Brain Tumor Surgery

Brain Tumor Surgery

Brain Tumor Surgery
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Brain Tumor Surgery


Brain surgery is an operation to treat problems in the brain and surrounding structures.


Before surgery, the hair on that part of the scalp is shaved off and the area is cleaned. The doctor makes a surgical cut through the scalp. The location of this cut (incision) depends on where the problem in the brain is located.

The doctor creates a hole in the skull and removes a bone flap.

If possible, the doctor will make a smaller hole and insert a tube with a light and camera on the end. This is called an endoscope. The surgery will be performed with tools placed through the endoscope. MRI or CT scan can aid in guiding the doctor to the right place in the brain.

During surgery, your doctor may:

Clip off an aneurysm to avoid bleeding

Remove a tumor or a piece of tumor for a biopsy

Remove abnormal brain tissue

Drain blood or an infection

Free a nerve

Take a sample of brain tissue to aid in diagnosing nervous system diseases

The bone flap is usually replaced after surgery using small metal plates, sutures, or wires. This brain surgery is called a craniectomy.

The bone flap may not be replaced if your surgery involved a tumor or an infection, or if the brain was swollen. This brain surgery is called a craniectomy. The bone flap may be replaced during a future operation.

The amount of time it takes for the surgery depends on the problem being treated.

Why the Procedure is Done

Brain surgery may be performed if you have:

Brain tumor

Bleeding (hemorrhage) in the brain

Blood clots (hematomas) in the brain

Weaknesses in blood vessels

Abnormal blood vessels in the brain

Damage to tissues covering the brain

Infections in the brain (brain abscesses)

Severe nerve or face pain (like trigeminal neuralgia or tic douloureux)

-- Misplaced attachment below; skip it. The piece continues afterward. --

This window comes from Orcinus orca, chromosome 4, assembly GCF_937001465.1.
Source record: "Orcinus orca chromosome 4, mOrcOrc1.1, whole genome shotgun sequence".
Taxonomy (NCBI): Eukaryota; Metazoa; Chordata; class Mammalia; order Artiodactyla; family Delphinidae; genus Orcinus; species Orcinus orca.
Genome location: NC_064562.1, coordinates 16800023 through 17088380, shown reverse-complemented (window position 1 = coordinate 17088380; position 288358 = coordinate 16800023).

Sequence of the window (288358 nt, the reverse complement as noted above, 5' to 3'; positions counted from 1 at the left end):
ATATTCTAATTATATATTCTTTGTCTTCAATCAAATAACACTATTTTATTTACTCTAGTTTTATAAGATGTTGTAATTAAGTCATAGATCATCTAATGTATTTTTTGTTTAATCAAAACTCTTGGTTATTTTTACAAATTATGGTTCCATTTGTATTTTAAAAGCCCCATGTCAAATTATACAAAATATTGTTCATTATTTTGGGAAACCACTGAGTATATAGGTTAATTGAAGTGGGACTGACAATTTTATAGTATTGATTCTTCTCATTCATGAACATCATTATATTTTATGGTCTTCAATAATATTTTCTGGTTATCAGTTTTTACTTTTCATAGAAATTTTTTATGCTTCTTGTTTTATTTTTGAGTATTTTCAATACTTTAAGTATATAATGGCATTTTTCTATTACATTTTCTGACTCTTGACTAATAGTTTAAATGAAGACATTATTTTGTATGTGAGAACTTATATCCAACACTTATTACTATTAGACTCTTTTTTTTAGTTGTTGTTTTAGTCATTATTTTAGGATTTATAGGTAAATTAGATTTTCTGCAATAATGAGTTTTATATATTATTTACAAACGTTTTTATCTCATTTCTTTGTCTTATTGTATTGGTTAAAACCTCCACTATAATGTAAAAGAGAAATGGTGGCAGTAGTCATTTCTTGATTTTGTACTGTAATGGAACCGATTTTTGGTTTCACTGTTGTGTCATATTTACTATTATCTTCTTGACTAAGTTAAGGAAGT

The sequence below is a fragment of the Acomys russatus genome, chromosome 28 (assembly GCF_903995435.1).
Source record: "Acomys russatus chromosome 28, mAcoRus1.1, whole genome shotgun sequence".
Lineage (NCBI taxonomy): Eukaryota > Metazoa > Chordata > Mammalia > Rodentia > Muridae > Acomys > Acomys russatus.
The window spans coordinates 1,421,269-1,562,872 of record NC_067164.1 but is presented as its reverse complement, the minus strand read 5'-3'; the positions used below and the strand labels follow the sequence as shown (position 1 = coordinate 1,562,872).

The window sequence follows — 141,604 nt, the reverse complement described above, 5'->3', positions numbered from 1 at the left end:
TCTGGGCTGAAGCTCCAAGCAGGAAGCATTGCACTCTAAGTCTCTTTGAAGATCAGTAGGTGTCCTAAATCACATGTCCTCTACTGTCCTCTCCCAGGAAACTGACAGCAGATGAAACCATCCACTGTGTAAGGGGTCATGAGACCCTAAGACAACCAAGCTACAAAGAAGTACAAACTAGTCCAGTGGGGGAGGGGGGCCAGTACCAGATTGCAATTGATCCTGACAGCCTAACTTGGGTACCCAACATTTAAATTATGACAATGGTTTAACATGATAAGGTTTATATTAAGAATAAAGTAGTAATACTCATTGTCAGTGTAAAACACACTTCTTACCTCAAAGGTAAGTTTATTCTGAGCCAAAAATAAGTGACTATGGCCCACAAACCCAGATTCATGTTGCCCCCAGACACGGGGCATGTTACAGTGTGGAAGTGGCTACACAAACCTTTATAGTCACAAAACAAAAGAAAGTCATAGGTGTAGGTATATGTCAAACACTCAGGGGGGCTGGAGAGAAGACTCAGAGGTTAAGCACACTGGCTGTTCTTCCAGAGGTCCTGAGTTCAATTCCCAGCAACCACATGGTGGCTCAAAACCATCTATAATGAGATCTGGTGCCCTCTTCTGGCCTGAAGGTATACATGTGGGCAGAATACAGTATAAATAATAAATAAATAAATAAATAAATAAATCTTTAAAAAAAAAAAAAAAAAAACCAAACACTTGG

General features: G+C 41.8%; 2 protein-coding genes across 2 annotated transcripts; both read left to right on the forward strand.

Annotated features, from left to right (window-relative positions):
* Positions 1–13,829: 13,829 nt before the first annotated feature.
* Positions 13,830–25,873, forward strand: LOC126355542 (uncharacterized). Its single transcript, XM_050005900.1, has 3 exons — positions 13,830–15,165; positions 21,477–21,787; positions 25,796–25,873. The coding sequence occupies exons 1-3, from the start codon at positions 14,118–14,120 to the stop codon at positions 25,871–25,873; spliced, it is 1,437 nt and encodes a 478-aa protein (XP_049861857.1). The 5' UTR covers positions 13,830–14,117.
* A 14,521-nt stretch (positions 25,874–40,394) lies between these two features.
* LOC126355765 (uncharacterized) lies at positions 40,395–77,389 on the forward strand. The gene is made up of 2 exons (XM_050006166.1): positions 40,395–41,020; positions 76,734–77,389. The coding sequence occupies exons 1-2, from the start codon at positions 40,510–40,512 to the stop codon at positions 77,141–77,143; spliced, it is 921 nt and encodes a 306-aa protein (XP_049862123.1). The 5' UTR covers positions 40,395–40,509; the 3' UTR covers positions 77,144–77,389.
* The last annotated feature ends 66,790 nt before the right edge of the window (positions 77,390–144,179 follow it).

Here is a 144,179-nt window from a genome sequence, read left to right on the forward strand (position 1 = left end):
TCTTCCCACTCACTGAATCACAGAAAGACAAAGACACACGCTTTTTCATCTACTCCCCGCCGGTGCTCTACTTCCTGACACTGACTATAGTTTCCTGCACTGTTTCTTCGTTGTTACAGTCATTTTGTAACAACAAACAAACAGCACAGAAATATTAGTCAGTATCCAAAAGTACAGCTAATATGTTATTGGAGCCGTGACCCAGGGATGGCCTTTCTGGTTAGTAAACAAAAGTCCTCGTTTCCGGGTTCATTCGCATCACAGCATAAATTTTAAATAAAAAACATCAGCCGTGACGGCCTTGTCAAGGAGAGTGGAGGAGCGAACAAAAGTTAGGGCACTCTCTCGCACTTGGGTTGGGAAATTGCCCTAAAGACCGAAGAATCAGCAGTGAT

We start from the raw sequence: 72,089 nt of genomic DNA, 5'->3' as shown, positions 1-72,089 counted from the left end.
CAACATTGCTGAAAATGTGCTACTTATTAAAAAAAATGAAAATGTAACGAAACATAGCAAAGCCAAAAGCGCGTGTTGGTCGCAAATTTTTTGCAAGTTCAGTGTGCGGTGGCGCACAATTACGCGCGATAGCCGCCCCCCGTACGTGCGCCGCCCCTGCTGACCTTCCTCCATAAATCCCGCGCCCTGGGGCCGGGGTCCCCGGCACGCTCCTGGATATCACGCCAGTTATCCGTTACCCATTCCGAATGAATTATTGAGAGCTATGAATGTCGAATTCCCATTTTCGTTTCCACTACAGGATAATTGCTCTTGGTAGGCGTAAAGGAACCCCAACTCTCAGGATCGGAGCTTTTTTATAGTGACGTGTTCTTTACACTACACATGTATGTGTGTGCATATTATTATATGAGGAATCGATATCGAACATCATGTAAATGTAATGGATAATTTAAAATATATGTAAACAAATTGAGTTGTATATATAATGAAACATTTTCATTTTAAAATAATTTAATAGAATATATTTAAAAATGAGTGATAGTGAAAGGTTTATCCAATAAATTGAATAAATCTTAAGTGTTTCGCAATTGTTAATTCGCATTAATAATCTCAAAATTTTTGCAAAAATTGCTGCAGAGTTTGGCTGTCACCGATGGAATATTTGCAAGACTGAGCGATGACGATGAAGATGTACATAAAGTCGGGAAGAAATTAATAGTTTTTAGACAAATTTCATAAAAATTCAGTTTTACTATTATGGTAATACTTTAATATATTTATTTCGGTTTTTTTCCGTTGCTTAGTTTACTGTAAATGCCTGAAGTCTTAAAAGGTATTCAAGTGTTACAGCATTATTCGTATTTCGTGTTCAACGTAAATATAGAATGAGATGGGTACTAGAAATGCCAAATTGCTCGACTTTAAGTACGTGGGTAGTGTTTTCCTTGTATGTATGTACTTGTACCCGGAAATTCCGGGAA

Skull fracture

Pressure in the brain after an injury or stroke


Certain brain diseases (like Parkinson disease) that may be helped with an implanted electronic tool

Hydrocephalus (brain swelling)


Risks for anesthesia and surgery in general are:

Reactions to medicines

Problems breathing

Bleeding, blood clots, infection

Possible risks of brain surgery include:

Problems with speech, memory, muscle weakness, balance, vision, coordination and other functions. These problems are temporary.

Blood clot or bleeding in the brain.




Infection in the brain, wound, or skull.

Brain swelling.

Before the Procedure

Your doctor will examine you, and may demand for laboratory and imaging tests.

Inform your doctor or nurse:

If you are pregnant

What medications you are taking, supplements, vitamins, or herbs you bought without a prescription

If you have been drinking a lot of alcohol

If you take aspirin or anti-inflammatory drugs such as ibuprofen

If you have allergies or reactions to medicines or iodine

During the days prior to the surgery:

You may be asked to temporarily stop taking blood thinning medicines such as aspirin, ibuprofen or warfarin.

Ask your doctor which medications to still take on the day of the surgery.

Try to stop smoking. Smoking can slow healing after your operation. Ask your doctor for help.

Your doctor or nurse may ask you to wash your hair with a special shampoo the night before the operation.

On the day of the surgery

You will probably be asked not to drink or eat anything for 8 to 12 hours before the surgery.

Take the medications your doctor said you should take with a small sip of water.

Arrive at the hospital on time.

After the Procedure

After surgery, you will be closely monitored to make sure your brain is working properly. The doctor or nurse may ask you questions, shine a light in your eyes and tell you to perform simple tasks. You may need oxygen for a few days.

The head of your bed will be kept raised to help decrease swelling of your face or head. The swelling is normal after surgery.

Medicines will be given to relieve pain.

You will usually stay in the hospital for three to seven days. You may need physical therapy (rehabilitation).

When you get home, follow any self-care instructions you're given.

Outlook (Prognosis)

How well you do after brain surgery depends on the condition being treated, your overall health, which part of the brain is involved, and the type of surgery.

Alternative Names

Craniotomy; Surgery - brain; Neurosurgery; Craniectomy; Stereotactic craniotomy; Stereotactic brain biopsy; Endoscopic craniotomy

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